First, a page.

Nano-sponges with potential for rapid wastewater treatment
Efficient adsorbents for industrial wastewater treatment are important to minimize potential environmental damage. In particular, as an important group of industrial pollutants, organic dyes are usually highly soluble in water, non-degradable, and many are toxic to carcinogenic. Changxia Li and Freddy Kleitz of the Faculty of Chemistry at the University of Vienna, together with colleagues, have now presented a new approach to design an innovative composite material, consisting of a nanoporous, ultra-thin covalent organic framework (COF) anchored on graphene, which is highly efficient. is in filtering organic pollutants from water. The study is published in Angewandte Chemistry.
“There are several ways today, including activated carbon filters, to purify water, but there is still room for improvement in the efficiency or adsorption capacity of the applications,” said lead author and postdoctoral researcher Changxia Li.
Freddy Kleitz’s group at the Institute of Inorganic Chemistry-Functional Materials is developing new nanoporous materials. Porous materials have a much larger total surface area than a non-porous material for the same volume and thus can accumulate a particularly large number of molecules on the surfaces during adsorption.
Highly porous COF as a new class of materials
Covalent organic frameworks (COFs) are a relatively new class of materials. They are particularly porous, while at the same time having a low density and low weight. Covalent means that their chemical bonds are formed through electron pairs between atoms.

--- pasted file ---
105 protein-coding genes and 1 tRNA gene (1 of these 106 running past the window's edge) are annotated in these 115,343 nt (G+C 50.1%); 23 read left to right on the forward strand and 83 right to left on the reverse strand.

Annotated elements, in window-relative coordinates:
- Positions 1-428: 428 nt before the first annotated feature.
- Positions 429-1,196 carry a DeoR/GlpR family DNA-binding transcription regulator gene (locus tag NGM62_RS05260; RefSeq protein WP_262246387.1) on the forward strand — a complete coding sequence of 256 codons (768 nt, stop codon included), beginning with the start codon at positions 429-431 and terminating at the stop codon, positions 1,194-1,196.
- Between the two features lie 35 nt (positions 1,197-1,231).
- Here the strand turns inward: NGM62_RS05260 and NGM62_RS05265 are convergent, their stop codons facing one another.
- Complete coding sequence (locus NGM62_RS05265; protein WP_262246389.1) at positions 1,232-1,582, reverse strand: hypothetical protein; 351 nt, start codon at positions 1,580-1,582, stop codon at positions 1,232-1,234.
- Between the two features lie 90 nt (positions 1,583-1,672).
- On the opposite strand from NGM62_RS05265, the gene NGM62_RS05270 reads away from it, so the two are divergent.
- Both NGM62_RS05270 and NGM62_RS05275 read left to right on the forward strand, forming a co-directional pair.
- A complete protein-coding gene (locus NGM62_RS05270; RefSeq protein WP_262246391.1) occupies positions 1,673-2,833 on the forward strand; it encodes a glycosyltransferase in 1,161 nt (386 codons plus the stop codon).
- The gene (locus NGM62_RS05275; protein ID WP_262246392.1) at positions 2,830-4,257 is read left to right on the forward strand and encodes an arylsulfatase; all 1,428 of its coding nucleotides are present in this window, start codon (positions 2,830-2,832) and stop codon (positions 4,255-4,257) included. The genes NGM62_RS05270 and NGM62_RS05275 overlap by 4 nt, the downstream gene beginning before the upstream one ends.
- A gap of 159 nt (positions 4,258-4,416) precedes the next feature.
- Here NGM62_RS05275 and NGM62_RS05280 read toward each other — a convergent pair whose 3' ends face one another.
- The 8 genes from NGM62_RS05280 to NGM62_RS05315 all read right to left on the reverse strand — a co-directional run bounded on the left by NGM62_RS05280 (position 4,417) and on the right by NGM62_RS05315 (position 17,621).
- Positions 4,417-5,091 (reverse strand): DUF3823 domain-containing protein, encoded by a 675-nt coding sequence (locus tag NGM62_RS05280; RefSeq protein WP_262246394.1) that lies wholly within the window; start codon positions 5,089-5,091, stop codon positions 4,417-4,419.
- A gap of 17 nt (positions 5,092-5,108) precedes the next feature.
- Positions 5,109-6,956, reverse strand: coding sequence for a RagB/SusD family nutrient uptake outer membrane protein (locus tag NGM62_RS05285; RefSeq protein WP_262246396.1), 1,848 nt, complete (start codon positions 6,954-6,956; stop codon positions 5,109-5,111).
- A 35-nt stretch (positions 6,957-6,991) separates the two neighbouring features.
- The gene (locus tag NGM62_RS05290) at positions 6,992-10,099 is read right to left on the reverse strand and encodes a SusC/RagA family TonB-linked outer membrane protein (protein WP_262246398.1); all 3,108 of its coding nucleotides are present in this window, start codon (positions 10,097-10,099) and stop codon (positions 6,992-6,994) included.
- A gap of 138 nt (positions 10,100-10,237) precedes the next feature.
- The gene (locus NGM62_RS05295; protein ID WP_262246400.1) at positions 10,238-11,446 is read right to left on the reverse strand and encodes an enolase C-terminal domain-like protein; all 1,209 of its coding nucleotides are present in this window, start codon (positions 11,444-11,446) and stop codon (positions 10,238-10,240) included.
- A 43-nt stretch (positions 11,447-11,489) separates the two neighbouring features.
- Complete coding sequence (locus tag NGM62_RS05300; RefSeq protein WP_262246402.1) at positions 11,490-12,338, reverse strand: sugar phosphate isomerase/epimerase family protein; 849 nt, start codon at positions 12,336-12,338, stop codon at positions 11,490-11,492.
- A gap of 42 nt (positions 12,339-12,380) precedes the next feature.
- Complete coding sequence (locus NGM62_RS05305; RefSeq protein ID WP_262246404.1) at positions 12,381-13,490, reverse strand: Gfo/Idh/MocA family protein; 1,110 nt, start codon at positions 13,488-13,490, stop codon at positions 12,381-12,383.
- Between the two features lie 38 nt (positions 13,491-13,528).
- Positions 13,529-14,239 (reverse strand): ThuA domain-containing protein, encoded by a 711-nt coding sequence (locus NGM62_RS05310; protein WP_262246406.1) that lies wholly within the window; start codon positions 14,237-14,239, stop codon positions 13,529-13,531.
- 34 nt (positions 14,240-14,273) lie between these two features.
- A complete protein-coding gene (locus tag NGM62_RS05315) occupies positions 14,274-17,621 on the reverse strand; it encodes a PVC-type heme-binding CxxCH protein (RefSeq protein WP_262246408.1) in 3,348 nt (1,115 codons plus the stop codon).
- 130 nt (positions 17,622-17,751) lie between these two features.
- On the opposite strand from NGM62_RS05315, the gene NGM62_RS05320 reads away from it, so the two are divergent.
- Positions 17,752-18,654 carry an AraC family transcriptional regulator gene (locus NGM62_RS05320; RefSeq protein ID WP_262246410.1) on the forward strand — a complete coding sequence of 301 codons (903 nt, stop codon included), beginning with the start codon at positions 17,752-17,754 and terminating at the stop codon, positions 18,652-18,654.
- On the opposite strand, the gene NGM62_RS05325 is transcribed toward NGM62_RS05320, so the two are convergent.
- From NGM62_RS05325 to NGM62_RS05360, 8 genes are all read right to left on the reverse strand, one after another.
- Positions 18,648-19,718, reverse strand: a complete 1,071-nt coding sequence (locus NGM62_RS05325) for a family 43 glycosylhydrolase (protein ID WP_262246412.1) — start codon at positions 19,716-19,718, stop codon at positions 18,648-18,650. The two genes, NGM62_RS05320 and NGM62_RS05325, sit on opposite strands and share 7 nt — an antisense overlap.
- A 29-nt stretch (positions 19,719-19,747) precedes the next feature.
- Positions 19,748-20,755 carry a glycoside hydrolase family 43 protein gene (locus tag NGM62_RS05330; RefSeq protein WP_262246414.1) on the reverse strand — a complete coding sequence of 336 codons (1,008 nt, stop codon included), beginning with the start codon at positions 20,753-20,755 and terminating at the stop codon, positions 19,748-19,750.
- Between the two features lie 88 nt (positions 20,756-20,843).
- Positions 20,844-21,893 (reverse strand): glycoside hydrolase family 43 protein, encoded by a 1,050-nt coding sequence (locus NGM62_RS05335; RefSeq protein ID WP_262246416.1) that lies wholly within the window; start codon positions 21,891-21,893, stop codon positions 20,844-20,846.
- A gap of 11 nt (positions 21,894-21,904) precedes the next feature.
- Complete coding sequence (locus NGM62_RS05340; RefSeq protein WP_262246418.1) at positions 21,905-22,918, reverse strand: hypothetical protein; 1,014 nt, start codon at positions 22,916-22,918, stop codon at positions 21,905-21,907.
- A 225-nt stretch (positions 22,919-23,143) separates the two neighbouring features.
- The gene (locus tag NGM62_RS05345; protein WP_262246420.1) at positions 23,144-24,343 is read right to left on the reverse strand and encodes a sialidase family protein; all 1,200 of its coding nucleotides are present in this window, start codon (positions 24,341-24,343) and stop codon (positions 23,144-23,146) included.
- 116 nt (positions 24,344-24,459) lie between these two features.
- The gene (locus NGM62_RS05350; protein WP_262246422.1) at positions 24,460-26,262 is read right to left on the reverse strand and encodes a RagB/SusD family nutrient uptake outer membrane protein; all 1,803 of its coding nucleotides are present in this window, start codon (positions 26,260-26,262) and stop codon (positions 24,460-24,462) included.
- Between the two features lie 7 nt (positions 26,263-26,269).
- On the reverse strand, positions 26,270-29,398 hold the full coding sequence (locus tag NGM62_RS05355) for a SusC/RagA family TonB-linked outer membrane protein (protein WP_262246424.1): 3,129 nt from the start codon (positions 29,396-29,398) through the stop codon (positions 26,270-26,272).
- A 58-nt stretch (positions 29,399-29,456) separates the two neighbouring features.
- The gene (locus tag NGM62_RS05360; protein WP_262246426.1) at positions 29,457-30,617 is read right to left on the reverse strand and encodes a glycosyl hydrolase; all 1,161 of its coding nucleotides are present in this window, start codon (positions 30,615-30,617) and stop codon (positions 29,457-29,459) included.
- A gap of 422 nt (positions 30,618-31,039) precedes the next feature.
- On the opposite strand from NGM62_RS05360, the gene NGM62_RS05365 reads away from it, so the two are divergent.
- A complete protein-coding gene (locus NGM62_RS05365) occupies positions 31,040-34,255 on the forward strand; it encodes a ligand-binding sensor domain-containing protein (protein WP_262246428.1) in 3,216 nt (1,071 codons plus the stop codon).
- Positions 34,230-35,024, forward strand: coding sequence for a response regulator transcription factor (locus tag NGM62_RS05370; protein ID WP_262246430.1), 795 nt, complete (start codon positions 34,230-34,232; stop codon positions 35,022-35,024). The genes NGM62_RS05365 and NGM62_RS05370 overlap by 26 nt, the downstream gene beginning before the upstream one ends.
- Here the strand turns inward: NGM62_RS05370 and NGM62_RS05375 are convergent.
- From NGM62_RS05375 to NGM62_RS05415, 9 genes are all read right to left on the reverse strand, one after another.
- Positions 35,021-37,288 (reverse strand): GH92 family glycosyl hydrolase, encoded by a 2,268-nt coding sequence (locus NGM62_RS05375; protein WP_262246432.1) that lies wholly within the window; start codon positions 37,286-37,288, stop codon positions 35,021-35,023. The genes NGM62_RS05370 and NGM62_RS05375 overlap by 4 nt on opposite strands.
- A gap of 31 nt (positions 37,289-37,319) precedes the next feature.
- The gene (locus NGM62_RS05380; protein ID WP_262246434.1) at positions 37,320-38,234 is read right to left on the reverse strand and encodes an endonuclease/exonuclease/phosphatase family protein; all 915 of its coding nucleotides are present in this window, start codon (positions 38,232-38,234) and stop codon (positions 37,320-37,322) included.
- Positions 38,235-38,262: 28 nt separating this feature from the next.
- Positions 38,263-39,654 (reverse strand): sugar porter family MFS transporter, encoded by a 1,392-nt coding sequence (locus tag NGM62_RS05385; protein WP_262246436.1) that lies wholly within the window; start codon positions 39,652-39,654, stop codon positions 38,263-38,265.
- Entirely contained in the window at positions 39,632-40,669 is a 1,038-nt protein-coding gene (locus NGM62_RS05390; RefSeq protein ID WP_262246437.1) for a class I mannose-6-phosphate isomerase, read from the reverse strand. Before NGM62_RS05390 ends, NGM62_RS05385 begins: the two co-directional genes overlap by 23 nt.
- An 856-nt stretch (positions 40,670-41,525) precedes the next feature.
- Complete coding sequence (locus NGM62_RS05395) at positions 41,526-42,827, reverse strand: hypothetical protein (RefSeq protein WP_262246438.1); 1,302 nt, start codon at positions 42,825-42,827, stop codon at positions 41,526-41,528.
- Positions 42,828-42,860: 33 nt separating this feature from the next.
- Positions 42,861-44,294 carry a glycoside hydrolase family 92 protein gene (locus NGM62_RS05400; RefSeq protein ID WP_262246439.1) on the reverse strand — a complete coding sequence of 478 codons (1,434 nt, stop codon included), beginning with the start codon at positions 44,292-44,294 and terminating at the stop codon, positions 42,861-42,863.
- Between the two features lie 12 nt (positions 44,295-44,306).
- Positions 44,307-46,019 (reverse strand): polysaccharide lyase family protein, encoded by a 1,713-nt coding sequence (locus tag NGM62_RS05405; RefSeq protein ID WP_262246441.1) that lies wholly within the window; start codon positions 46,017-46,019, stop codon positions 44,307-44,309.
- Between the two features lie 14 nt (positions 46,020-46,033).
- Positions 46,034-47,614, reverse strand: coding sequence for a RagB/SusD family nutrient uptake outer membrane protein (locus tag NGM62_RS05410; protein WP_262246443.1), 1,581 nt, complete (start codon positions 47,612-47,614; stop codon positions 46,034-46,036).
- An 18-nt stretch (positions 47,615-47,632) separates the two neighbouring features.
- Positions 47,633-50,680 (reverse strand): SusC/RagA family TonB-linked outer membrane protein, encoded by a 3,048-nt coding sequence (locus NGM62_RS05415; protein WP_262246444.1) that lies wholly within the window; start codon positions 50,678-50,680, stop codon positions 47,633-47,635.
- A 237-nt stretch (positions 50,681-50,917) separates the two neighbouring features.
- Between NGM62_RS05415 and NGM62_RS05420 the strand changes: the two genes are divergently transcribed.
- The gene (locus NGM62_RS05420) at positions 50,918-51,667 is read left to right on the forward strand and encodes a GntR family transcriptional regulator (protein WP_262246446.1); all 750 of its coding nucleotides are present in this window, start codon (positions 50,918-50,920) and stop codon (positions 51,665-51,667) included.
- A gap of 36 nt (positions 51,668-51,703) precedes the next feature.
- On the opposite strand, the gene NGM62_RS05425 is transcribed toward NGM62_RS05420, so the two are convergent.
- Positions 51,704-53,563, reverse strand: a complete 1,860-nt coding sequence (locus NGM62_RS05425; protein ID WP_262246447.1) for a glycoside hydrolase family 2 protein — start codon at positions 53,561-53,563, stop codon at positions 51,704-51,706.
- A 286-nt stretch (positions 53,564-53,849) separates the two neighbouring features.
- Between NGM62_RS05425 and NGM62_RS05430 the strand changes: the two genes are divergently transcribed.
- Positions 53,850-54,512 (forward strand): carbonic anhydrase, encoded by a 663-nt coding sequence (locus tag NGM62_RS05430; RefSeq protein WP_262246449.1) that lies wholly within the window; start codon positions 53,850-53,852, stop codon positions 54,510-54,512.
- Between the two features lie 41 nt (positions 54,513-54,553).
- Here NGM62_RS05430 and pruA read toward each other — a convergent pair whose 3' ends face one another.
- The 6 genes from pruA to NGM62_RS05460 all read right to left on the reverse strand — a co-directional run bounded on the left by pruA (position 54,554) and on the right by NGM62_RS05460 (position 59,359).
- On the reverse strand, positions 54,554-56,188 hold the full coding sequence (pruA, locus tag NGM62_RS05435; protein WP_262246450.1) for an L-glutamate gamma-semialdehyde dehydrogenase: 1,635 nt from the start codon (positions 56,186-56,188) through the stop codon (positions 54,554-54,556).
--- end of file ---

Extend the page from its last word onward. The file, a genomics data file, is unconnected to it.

The dyes that the researchers studied in their aqueous model solution were about 0.8 to 1.6 nanometers in size. “We developed a new method to form COF in a relatively environmentally friendly way, using water. As such, we were able to develop small ‘sponges’, with designed pore sizes and pore shapes in the nanometer range, as well as a tuned negative surface charge , which was highly selective in pulling the positively charged target molecules, that is, our dyes, out of the water,” the researchers said, “Just like the sponge soaks up the water, only in our case it’s the contaminants.”
A backbone made of graphene
When using COF powder in bulk, the inner pores of the material are often inaccessible to contaminants due to pore blockage at the outer edge, especially for large contaminant molecules. The new composite material developed by the researchers offers a thoroughly permeable structure: for this purpose, the researchers cultured COF on thin layered graphene nanosheets. The combination of graphene – in itself a 2D layer of carbon atoms – and the COF layer, which is up to two nanometers thick, resulted in a compact, open 3D structure. The ultra-thin COF layer could expose more adsorption sites than the bulk COF powder.
On the other hand, the larger, honeycomb-like pores of the graphene network support the transport of water through the filter material. “The large pores of the graphene network in combination with the ultra-thin COF layer with a large number of adsorption sites therefore enable a particularly fast and efficient wastewater treatment,” the researchers said. Because of graphene’s relatively low material input and the ability to reuse the composite material — after the pollutants have been washed out — as a filter, the development is also relatively cost-efficient, they said.
Water clusters in hydrophobic crystalline porous covalent organic structures
Changxia Li et al, Ultra-thin covalent organic framework anchored on graphene for enhanced removal of organic pollutants, Angewandte Chemie International Edition (2022). DOI: 10.1002/anie.202206564
Quote: Nano-sponges with potential for rapid wastewater treatment (2022, Aug. 3), retrieved Aug. 3, 2022 from https://phys.org/news/2022-08-nano-sponges-potential-rapid-wastewater-treatment.html
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